The total concentration of FaTP was positively correlated with the total concentration of phosphorus and the K/Mg ratio, but negatively correlated with the available magnesium or calcium concentration, total potassium concentration and pH (Table 4). The concentration of FaDOAc was positively correlated with the K/Mg ratio and total phosphorus concentration (Table 4). The concentration of FaOH only showed one weakly positive correlation, with the K/Mg ratio (Table 4). There was a negative correlation between the FaOH/FaTP ratio and the carbon concentration in the soil (Table 4).
Carrot samples grown in experimental site sectors low in total carbon exhibited a higher FaOH/FaTP ratio than samples grown in sectors with a higher total carbon concentration (although the number of samples was unevenly distributed between the PCA plot quartiles in this case) (Table 5). Samples grown in sectors with high levels of total phosphorus (>55 mg/100 g) exhibited higher concentrations of FaDOH or FaDOAc than samples grown in sectors with levels of total phosphorus of <51 mg/100 g soil (Table 5). Samples grown in plots rich in total potassium (>249 mg/100 g) exhibited lower levels of FaDOH than samples grown in plots with total potassium concentrations <230 mg/100 g soil (Table 5). The concentrations of FaDOH and FaDOAc increased with increasing K/Mg ratio (Table 5). The level of nitrogen in the soil did not have a significant influence on the concentrations of FaTP in the carrots, which were also not influenced by the level of available phosphorus or the level of available potassium (data not shown).

4. Discussion

This study showed that the chemical composition of the soil influenced the concentrations of FaTP in carrots. However, the size and shape of the carrots was not influenced by the differences in soil traits. Therefore, the reason for the differences in FaTP concentrations must instead lie in differences in root physiology between the carrot samples.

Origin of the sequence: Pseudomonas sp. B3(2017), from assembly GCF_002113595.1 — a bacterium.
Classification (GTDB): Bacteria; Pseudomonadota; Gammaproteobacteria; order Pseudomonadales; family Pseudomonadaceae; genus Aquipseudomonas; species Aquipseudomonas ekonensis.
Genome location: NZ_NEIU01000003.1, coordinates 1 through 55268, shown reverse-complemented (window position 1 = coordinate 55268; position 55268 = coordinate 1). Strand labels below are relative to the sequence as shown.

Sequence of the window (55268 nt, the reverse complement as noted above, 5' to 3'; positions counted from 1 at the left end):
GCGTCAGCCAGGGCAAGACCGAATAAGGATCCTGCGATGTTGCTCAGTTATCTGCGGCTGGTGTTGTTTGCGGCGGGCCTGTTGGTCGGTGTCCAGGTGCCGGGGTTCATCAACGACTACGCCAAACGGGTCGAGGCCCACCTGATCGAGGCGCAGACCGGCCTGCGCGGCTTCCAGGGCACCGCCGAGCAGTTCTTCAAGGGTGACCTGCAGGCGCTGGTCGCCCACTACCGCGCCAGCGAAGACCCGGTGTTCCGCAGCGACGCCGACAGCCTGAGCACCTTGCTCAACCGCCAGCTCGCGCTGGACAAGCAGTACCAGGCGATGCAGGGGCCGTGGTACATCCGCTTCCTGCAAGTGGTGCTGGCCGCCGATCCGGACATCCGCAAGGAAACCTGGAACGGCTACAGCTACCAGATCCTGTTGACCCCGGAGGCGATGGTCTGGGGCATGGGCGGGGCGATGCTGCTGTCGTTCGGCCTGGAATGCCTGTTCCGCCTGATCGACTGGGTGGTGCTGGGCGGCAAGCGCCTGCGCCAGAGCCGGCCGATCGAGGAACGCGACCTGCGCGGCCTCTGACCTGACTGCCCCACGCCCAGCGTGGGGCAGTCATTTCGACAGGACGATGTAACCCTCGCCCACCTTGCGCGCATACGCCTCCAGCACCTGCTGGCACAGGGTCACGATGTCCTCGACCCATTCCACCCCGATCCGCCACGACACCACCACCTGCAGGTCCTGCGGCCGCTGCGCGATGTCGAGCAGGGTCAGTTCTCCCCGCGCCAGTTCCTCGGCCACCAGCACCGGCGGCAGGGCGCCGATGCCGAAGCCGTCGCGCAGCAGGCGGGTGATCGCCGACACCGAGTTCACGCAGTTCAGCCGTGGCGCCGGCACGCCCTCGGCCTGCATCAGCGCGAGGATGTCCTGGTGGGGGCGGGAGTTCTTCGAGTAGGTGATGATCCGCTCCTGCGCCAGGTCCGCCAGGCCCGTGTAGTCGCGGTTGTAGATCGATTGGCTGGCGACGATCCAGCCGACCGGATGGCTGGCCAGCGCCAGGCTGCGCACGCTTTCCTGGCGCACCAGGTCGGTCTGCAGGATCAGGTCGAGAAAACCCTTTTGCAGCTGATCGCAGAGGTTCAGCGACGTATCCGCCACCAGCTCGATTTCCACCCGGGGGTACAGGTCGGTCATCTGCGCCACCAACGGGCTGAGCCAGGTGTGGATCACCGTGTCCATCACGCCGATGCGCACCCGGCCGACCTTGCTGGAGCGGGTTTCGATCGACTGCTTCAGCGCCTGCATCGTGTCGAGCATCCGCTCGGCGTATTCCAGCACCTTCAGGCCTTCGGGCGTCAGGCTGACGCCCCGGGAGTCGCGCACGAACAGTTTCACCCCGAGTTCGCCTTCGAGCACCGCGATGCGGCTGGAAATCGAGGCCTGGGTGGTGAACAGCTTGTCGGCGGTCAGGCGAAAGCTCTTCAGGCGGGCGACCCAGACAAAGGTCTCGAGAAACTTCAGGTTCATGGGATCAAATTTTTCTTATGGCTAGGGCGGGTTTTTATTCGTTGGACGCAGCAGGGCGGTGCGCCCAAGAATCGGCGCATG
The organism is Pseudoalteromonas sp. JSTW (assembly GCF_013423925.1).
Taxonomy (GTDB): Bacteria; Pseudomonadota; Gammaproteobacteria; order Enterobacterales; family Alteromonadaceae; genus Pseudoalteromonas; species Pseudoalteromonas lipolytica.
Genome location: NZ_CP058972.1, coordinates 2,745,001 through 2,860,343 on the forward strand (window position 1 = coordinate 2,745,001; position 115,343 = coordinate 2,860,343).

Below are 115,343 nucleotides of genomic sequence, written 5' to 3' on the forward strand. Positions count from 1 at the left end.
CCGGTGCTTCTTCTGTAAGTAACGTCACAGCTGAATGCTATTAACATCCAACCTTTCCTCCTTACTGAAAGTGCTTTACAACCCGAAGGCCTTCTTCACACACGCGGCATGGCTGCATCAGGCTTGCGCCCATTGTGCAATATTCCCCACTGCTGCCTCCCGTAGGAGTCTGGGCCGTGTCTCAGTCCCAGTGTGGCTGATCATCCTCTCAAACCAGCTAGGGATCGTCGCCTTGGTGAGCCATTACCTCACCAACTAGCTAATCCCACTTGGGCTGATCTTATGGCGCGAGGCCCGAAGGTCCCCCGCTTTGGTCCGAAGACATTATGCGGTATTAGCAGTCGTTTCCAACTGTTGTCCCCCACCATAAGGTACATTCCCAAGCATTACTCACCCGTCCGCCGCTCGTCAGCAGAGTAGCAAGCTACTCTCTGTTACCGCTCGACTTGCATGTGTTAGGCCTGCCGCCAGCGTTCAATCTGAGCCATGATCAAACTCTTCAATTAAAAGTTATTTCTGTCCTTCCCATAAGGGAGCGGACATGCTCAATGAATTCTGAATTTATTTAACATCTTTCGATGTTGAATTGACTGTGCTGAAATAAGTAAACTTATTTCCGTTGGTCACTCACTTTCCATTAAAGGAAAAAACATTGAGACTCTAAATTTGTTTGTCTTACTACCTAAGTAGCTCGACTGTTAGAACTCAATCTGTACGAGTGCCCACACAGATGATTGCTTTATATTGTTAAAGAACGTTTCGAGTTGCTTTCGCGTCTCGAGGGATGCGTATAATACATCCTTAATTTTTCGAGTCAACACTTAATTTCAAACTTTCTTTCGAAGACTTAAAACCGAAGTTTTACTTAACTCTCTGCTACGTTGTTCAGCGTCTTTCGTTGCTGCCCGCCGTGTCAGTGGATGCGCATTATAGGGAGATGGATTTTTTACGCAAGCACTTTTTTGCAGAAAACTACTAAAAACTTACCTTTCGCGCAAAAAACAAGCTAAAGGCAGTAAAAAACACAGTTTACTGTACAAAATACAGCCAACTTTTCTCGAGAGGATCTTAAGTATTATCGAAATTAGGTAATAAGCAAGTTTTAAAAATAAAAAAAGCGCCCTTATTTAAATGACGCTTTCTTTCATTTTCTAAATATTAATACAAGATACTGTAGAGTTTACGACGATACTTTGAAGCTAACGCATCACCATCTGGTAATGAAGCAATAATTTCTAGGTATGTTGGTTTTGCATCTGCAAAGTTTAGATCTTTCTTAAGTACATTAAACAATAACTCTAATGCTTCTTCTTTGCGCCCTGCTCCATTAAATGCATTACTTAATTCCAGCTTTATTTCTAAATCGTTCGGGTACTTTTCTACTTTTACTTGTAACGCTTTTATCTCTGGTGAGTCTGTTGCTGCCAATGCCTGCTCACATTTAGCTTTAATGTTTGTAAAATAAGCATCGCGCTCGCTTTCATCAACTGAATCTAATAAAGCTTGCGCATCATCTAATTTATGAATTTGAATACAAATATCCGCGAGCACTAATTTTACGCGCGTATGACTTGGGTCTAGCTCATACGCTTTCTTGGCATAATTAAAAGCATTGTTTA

The analysis revealed a strong positive correlation between the concentrations of FaDOH in carrots and the total concentration of phosphorus in the soil. Phosphorus is an important plant macronutrient, making up about 0.2% of a plant’s dry weight. It is a component of key molecules such as nucleic acids, phospholipids and ATP [34]. Compared with, e.g., cabbage, carrots have been reported to possess weaker phosphorus use efficiency [35]. The level of readily available phosphorus in the field trial was low, probably causing a general risk of phosphorus deficiency in the carrots. In combination, the high levels of total phosphorus in soil and low levels of available phosphorus are a strong indication that the carrots in the study could not solubilise sufficient phosphorus. As the differences between samples in terms of available phosphorus were small, it was the levels of total phosphorus that apparently had a significant impact on the concentrations of FaDOH and FaDOAc. To investigate this further, studies on soils with a broader spectrum of readily available phosphorus levels are required.
In soils low in available phosphorus, plants must rely more on soil bacteria and arbuscular mycorrhizal fungi for phosphorus solubilisation [36,37]. This symbiosis is particularly important in organic cropping, where limited amounts of easy soluble phosphorus are applied [38,39,40]. The concentrations of FaTP in carrots are reported to increase in the presence of fungi [6,17,41,42]. The positive correlation observed in the present study between the concentrations of FaDOH or FaDOAc in carrots and the levels of total phosphorus in soil might also be explained by higher amounts of mycorrhiza surrounding the roots. To confirm this, the concentrations of FaTP concentrations in carrots grown in soils where the degree of mycorrhizal infection is known need to be determined.